• TT&W Team

Serengeti National Park - Safari Part 3

Updated: Oct 27


At the entrance to Serengeti National Park on our first day
At the entrance to Serengeti National Park on our first day

While you can crack the safari nut countless ways, we decided to save Serengeti National Park for last, spending our final four nights there. Maybe it was to give us more time to listen to Toto before arriving, or maybe (actually) we just liked the logistical flow of working from east to west.


But, at the end of the day, “As sure as Kilimanjaro rises like Olympus above the Serengeti [not accurate…], I seek to cure what's deep inside, frightened of this thing that I've become [absolutely ludicrous lyrics…].”


Thanks, Toto!

Enjoying some afternoon rest on an acacia tree in Serengeti
Enjoying some afternoon rest on an acacia tree in Serengeti

Out of the Highlands and Past Oldupai Gorge - the “Cradle of Humanity”


Leaving Ngorongoro, we descended from the highlands into the plains leading towards Serengeti. Within a morning’s drive, you pass through lush jungle, rolling highlands, and eventually to seemingly endless, windswept plains. And, as we drove into the outer edges of these plains, we mixed a little history stuff in with the this-is-the-most-stunning-scenery-we’ve-ever-witnessed stuff.


Midway between Ngorongoro and Serengeti’s eastern gate, a massive statue of two skulls sits on the side of the road. With little to no paleoanthropological (had to look up that word) background, neither of us recognized its significance. Turns out, we’d arrived at the entrance to Oldupai Gorge - site of the earliest evidence of our human-ish (not a technical term) ancestors.

At the entrance to Oldupai Gorge - the "Cradle of Humanity"
At the entrance to Oldupai Gorge - the "Cradle of Humanity"

After getting some background info from Salim and the plaque on the monument, we learned why there were two skulls. Each represents one of the early hominins (technical term) found in Oldupai - a larger-brained homo habilis and smaller-brained paranthropus robustus.

One of the countless times Salim passed on his knowledge - absolute encyclopedia!
One of the countless times Salim passed on his knowledge - absolute encyclopedia!

The scientists who discovered these ancient ancestors also happened to be a husband and wife team - Mary and Louis Leakey. Kind of puts our “accomplishments” into perspective.


Random person at cocktail party: “What do you two do?”

Chipp and Jenna: “We travel around, work a bit, drink a bit more, and eat a ton.”

Mary and Louis Leakey: “We discovered the earliest human ancestors known to man.”


Check and mate.


Ndutu Plain and the Great Migration


Continuing northwest from Oldupai, we drove into the Ndutu Plain (named after a lake in the middle of it). The name itself didn’t initially mean anything to us - until Salim tied it in with our limited National Geographic knowledge.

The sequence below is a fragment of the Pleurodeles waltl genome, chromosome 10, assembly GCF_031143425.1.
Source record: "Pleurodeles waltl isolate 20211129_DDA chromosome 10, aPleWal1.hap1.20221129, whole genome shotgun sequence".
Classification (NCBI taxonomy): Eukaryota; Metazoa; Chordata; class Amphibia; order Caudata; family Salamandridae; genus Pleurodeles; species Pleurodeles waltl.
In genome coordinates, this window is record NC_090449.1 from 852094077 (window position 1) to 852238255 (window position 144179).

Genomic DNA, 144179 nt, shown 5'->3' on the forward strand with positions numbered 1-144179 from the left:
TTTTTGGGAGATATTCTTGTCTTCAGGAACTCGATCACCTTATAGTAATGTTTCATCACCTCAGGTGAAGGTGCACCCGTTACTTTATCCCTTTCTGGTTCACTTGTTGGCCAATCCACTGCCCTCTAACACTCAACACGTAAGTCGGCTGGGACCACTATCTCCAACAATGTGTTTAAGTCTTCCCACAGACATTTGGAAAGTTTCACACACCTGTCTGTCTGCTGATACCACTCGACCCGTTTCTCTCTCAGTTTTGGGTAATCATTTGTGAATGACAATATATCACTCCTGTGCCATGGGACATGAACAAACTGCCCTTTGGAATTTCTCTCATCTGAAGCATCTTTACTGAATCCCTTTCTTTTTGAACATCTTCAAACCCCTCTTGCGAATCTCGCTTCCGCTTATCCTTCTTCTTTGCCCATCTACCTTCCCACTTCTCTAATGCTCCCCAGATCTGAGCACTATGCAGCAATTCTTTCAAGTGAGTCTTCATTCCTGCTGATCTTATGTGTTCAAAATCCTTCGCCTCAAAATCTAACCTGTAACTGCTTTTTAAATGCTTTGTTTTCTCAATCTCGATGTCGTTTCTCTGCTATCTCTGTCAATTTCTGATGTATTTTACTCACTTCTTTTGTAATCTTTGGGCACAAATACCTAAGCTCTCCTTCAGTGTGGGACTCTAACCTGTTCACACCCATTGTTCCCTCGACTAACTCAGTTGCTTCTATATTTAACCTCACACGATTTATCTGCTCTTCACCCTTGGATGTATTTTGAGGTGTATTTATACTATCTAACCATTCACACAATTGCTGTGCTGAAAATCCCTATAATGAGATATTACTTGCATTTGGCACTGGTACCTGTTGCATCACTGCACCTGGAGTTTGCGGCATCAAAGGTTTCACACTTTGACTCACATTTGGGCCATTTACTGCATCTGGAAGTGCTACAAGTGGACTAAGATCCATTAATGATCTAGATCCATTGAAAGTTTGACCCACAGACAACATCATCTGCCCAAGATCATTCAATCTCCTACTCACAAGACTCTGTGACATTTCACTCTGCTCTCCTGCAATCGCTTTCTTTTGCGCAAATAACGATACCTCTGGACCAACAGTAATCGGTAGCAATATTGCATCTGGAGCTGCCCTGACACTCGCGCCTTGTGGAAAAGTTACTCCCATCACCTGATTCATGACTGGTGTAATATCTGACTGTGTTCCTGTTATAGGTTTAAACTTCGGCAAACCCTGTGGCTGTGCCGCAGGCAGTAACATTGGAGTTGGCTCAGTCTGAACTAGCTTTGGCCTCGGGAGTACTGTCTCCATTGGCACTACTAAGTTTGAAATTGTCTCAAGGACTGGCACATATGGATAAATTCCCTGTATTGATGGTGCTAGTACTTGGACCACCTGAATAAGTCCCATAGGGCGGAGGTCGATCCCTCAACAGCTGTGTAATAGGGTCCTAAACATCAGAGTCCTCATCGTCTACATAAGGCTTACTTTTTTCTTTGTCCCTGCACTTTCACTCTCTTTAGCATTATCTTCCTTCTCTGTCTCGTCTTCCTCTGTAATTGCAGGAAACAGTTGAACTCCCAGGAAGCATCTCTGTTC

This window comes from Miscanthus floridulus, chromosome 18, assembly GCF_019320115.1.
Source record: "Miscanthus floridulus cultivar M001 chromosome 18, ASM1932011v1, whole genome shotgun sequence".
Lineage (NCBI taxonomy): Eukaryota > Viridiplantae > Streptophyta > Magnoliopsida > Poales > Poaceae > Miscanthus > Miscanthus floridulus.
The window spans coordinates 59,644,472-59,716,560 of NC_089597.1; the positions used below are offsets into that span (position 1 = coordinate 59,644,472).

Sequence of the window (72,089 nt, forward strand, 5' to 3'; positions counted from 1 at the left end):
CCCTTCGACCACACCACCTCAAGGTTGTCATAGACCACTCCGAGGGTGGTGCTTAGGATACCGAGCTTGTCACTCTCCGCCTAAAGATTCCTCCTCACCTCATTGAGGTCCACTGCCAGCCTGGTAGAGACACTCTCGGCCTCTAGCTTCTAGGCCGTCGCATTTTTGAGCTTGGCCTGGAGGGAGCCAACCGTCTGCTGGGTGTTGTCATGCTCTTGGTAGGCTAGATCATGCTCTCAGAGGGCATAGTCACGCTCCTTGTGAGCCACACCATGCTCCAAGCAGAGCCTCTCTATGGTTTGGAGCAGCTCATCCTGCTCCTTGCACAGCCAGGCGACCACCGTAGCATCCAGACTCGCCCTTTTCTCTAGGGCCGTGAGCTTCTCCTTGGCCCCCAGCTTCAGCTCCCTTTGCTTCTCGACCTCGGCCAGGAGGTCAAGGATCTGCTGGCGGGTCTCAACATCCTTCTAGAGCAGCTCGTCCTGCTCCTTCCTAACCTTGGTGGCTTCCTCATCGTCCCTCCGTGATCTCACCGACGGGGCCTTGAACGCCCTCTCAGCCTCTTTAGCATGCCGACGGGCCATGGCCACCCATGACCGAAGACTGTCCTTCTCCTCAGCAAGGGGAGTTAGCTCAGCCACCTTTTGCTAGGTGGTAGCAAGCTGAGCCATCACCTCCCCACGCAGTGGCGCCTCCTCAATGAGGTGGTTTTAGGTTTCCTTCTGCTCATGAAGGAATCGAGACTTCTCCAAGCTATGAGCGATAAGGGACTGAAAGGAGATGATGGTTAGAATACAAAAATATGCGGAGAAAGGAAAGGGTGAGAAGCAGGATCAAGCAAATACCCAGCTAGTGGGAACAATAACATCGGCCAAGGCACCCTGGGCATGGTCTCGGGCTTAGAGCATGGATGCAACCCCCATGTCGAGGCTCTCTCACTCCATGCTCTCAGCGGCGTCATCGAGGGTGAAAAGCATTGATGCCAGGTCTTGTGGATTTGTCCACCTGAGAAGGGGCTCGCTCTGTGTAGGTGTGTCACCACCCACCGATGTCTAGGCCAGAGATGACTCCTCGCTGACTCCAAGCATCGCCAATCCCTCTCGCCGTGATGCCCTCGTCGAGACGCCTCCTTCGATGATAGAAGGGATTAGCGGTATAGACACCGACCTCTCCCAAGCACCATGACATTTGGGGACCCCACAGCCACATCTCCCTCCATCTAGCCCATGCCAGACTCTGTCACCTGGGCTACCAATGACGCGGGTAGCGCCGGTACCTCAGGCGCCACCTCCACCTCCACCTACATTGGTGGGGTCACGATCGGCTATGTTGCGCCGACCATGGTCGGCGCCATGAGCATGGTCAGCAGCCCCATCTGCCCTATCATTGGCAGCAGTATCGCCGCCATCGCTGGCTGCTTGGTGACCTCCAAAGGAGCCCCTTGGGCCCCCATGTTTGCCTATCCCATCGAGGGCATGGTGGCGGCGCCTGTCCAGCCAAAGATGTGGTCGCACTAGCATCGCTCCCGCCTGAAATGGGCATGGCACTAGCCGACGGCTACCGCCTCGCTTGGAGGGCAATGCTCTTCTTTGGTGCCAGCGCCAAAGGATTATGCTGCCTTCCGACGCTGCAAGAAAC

"Action shot" on Ndutu - Salim explaining to Chipp how not to get lost!
"Action shot" on Ndutu - Salim explaining to Chipp how not to get lost!

Ndutu serves as one end of the Great Migration, the annual movement of over two million wildebeest, zebras, Thomson’s gazelle, and others - plus the predators that feed on them. Every year, these animals have their young in the Ndutu Plain, feast on the lush, seasonal grass, then follow the rains 800 kilometers northwest, ultimately crossing the Mara River into Kenya. From there, they turn south and backtrack to Ndutu, retracing their footsteps “home” (though minus more than a few of the party to massive crocodiles patiently waiting in the Mara River).

Wildebeest grazing on Ndutu Plain - one end of the Great Migration
Wildebeest grazing on Ndutu Plain - one end of the Great Migration

We arrived in late November, just as these millions made their way back into the Ndutu area to have their young - incredible watching baby wildebeest and zebras stumbling around on shaky legs, trying to gain a semblance of stability. While the timing varies slightly with each year’s rains, these little ones would spend the next few months gaining their strength in Ndutu before starting the whole migration over again.

And zebras!
And zebras!

Driving through these plains - seeing herds of animals as far as the eye can see - definitely qualifies as a once-in-a-lifetime experience. Add to the stunning surroundings the ability to stand up in the jeep, wind blowing in your face, and you can’t ask for much better. But, a word of caution:


Salim to Chipp standing in the back: “Make sure to keep your sunglasses on - the dung beetles fly up and can take an eye out!”


Acacia Seronera Camp - Another “Tent” in Name Only


As with the rest of our safari, we stayed in an unbelievable spot in Serengeti. In name, it was a camp. In reality, “camp” couldn’t be further from the truth. Honestly, “glamping” almost doesn’t do it justice either.

Strolling up the path leading to Acacia Seronera Luxury Camp - "camp" in name only!